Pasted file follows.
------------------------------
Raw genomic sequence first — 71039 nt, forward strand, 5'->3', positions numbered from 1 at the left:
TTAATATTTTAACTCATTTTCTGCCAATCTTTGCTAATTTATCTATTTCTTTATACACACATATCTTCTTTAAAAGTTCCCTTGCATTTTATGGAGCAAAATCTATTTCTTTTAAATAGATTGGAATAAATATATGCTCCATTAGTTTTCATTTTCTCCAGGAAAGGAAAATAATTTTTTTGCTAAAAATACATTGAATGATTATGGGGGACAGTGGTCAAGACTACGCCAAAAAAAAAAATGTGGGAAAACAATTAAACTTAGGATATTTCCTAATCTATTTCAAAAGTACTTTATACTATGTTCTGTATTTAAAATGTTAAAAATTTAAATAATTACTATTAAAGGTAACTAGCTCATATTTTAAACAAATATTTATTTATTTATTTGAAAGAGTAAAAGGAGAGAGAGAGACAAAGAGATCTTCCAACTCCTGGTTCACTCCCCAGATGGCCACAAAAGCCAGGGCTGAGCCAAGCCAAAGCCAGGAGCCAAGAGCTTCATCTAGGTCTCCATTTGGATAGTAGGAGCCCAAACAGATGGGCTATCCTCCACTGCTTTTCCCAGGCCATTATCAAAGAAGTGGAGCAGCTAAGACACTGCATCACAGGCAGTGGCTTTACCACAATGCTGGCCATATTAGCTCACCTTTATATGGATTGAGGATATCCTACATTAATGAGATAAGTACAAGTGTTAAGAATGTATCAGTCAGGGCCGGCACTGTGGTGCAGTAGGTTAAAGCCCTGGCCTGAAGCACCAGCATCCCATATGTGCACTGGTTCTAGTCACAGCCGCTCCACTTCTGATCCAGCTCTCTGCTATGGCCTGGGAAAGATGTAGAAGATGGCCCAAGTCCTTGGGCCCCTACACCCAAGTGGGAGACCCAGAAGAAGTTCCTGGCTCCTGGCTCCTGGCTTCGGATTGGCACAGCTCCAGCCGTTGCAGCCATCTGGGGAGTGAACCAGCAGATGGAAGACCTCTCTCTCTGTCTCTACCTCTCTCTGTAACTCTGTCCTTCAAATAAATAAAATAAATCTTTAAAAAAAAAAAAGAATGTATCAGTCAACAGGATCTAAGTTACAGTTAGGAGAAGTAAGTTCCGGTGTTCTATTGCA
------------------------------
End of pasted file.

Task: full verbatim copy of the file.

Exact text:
Raw genomic sequence first — 71039 nt, forward strand, 5'->3', positions numbered from 1 at the left:
TTAATATTTTAACTCATTTTCTGCCAATCTTTGCTAATTTATCTATTTCTTTATACACACATATCTTCTTTAAAAGTTCCCTTGCATTTTATGGAGCAAAATCTATTTCTTTTAAATAGATTGGAATAAATATATGCTCCATTAGTTTTCATTTTCTCCAGGAAAGGAAAATAATTTTTTTGCTAAAAATACATTGAATGATTATGGGGGACAGTGGTCAAGACTACGCCAAAAAAAAAAATGTGGGAAAACAATTAAACTTAGGATATTTCCTAATCTATTTCAAAAGTACTTTATACTATGTTCTGTATTTAAAATGTTAAAAATTTAAATAATTACTATTAAAGGTAACTAGCTCATATTTTAAACAAATATTTATTTATTTATTTGAAAGAGTAAAAGGAGAGAGAGAGACAAAGAGATCTTCCAACTCCTGGTTCACTCCCCAGATGGCCACAAAAGCCAGGGCTGAGCCAAGCCAAAGCCAGGAGCCAAGAGCTTCATCTAGGTCTCCATTTGGATAGTAGGAGCCCAAACAGATGGGCTATCCTCCACTGCTTTTCCCAGGCCATTATCAAAGAAGTGGAGCAGCTAAGACACTGCATCACAGGCAGTGGCTTTACCACAATGCTGGCCATATTAGCTCACCTTTATATGGATTGAGGATATCCTACATTAATGAGATAAGTACAAGTGTTAAGAATGTATCAGTCAGGGCCGGCACTGTGGTGCAGTAGGTTAAAGCCCTGGCCTGAAGCACCAGCATCCCATATGTGCACTGGTTCTAGTCACAGCCGCTCCACTTCTGATCCAGCTCTCTGCTATGGCCTGGGAAAGATGTAGAAGATGGCCCAAGTCCTTGGGCCCCTACACCCAAGTGGGAGACCCAGAAGAAGTTCCTGGCTCCTGGCTCCTGGCTTCGGATTGGCACAGCTCCAGCCGTTGCAGCCATCTGGGGAGTGAACCAGCAGATGGAAGACCTCTCTCTCTGTCTCTACCTCTCTCTGTAACTCTGTCCTTCAAATAAATAAAATAAATCTTTAAAAAAAAAAAAGAATGTATCAGTCAACAGGATCTAAGTTACAGTTAGGAGAAGTAAGTTCCGGTGTTCTATTGCA